Knowing the facts behind protein

Gavin Van De Walle

Casein, soy and whey, oh my.  From elite athletes to the average gym goer choose to supplement their body with protein powders – and for good reasons. People understand consuming protein helps to repair your damaged muscles and stimulate new muscle protein synthesis – muscle growth – but the knowledge usually ends there. This can lead to several questions. What type of protein is best to consume after resistance training? How much should I consume after a workout? When is the optimal time to consume protein? 

Walk into any supplement/nutrition store and you will have what seems like 100 different protein powders to choose from. With so many choices, which type of protein is superior for stimulating muscle protein synthesis? A study published in the Journal of Applied Physiology took the three most common protein supplements – whey hydrosolate, casein, soy protein isolate – and set out to determine which was more effective in stimulating muscle protein synthesis both at rest and following exercise. The whey protein hydrolsyate was crowned the king. This is due to the peak leucine – a branched chain amino acid – concentrations in the whey protein powder.

The phrase, “more is always better,” is certainly not applicable to whey protein powder. A 2014 study published in The American Journal of Clinical Nutrition suggests just that. Researchers had young men weighing approximately 180 pounds ingest either 0, 10, 20, or 40 grams of whey protein isolate after resistance training. The authors of the study determined 20 grams of whey protein is sufficient for maximal muscle protein synthesis in both exercised and rested young men. When the men consume more than 20 grams of whey protein powder, amino acid oxidation and ureagenesis was stimulated – scientific for amino acids that are not used. Of course, for those who have more muscle mass it may be necessary to consume more protein in order to maximize muscle protein synthesis.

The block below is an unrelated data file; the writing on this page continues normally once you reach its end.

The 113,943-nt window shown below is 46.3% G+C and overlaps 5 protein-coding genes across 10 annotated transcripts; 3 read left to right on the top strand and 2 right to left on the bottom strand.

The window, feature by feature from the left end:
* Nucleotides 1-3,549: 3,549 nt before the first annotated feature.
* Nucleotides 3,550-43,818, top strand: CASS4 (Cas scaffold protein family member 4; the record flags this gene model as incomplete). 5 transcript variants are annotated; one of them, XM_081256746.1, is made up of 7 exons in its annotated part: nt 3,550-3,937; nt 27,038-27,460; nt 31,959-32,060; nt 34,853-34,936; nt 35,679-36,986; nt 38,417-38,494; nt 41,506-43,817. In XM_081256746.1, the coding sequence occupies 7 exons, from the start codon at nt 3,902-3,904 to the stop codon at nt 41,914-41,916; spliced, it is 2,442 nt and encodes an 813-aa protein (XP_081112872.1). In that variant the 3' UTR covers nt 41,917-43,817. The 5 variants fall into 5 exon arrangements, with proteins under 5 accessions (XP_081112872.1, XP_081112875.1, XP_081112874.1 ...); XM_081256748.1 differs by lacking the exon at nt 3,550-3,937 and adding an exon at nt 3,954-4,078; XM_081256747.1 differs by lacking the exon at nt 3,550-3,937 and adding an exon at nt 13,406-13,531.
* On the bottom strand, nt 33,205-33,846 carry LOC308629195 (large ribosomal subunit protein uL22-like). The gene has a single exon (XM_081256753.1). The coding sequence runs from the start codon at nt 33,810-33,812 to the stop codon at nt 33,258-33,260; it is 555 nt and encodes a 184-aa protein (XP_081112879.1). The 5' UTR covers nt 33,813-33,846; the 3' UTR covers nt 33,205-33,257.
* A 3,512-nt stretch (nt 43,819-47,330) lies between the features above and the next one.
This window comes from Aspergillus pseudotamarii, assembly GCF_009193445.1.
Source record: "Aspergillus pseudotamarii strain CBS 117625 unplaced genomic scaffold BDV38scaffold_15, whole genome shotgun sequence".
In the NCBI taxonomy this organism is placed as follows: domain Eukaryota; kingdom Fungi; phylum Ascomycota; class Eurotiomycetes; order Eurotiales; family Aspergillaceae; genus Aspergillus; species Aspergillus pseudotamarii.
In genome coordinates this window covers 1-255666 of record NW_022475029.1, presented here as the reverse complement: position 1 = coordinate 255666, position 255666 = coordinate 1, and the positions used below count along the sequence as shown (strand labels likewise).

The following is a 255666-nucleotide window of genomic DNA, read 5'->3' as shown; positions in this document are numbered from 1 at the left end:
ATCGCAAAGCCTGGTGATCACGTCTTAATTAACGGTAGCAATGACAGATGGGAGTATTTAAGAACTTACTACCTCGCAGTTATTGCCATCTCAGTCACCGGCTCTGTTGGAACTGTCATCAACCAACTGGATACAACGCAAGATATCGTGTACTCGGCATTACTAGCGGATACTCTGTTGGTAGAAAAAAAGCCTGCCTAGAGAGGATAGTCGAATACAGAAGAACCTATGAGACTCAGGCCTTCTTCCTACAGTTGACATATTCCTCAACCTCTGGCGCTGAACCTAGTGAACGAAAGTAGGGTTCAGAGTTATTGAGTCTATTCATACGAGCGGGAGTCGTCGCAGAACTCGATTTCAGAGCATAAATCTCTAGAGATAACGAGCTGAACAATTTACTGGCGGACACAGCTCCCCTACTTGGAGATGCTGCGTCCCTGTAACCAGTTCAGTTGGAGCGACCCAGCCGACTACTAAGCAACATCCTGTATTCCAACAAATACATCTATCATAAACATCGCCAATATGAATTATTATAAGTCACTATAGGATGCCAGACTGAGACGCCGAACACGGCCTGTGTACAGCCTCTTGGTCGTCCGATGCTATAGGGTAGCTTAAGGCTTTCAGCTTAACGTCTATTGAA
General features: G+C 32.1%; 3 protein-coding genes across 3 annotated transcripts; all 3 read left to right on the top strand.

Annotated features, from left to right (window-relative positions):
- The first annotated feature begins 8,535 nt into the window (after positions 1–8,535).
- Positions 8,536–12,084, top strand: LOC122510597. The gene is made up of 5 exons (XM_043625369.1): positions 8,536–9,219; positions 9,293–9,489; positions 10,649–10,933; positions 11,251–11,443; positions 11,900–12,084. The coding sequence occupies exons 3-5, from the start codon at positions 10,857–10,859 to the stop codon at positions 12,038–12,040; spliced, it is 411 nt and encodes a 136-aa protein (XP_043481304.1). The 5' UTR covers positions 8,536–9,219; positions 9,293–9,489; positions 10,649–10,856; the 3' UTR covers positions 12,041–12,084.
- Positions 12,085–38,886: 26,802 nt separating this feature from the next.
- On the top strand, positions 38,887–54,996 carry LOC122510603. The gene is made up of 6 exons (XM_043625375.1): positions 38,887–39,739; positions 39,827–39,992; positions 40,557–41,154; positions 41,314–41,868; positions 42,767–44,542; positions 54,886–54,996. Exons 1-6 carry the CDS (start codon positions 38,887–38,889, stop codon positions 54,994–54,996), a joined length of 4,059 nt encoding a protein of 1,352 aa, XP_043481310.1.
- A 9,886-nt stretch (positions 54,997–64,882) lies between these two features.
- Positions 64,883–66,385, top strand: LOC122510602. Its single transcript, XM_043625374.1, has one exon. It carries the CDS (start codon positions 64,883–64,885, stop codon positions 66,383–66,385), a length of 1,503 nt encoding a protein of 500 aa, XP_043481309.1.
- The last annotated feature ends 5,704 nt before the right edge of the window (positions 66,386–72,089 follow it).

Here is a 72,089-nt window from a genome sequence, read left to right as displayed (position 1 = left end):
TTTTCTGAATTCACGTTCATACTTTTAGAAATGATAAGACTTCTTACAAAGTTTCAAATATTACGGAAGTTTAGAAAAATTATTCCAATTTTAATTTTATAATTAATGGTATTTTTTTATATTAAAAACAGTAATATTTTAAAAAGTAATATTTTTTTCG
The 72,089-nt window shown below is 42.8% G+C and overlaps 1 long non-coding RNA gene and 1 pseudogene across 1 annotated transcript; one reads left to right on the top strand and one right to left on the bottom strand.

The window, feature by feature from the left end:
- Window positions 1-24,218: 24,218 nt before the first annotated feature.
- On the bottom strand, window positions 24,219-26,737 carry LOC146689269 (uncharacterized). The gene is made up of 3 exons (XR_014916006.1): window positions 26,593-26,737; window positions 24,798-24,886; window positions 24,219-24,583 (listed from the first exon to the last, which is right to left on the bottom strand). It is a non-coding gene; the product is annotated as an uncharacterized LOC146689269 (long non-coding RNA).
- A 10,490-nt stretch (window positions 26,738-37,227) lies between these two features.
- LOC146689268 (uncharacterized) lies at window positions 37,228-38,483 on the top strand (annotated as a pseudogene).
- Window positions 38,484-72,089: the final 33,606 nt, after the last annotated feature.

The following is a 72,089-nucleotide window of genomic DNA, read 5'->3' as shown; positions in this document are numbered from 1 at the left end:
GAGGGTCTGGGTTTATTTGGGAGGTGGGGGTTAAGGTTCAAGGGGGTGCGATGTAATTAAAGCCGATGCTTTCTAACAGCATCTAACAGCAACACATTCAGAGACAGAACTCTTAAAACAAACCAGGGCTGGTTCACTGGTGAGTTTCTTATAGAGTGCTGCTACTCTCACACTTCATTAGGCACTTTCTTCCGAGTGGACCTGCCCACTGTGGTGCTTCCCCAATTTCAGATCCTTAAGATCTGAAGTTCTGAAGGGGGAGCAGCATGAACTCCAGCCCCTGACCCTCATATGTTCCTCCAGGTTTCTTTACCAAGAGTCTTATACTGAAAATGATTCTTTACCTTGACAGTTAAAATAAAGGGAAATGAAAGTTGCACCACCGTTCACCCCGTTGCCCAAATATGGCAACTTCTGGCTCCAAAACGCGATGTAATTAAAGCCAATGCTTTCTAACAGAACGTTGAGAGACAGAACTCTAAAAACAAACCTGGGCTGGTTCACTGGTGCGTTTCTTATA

Chances are you have heard of the infamous 30-minute “anabolic window.” The concept entails that you must consume protein within 30-minutes post exercise or your muscles will not benefit. The Sport Science Exchange looked at several chronic studies – which suggest the “window” during which protein should be consumed is likely less than two hours following resistance training. Doing so supports greater gains in lean body mass in younger individuals. Thus, as long as a rapidly digested whey protein powder is consumed within an hour or two following your resistance training, you have nothing to worry about. 

For the maintenance and building of muscle mass, the Sports Science Exchange recommends protein intakes to be in the range of 1.4-1.6 grams per kilogram of bodyweight a day. In order to reach the recommend range, athletes should consume protein at each meal. 

Always remember, whey protein powders are there to supplement the diet – they cannot make up for a poor diet. Food has a much greater impact on your performance in the gym or on the field.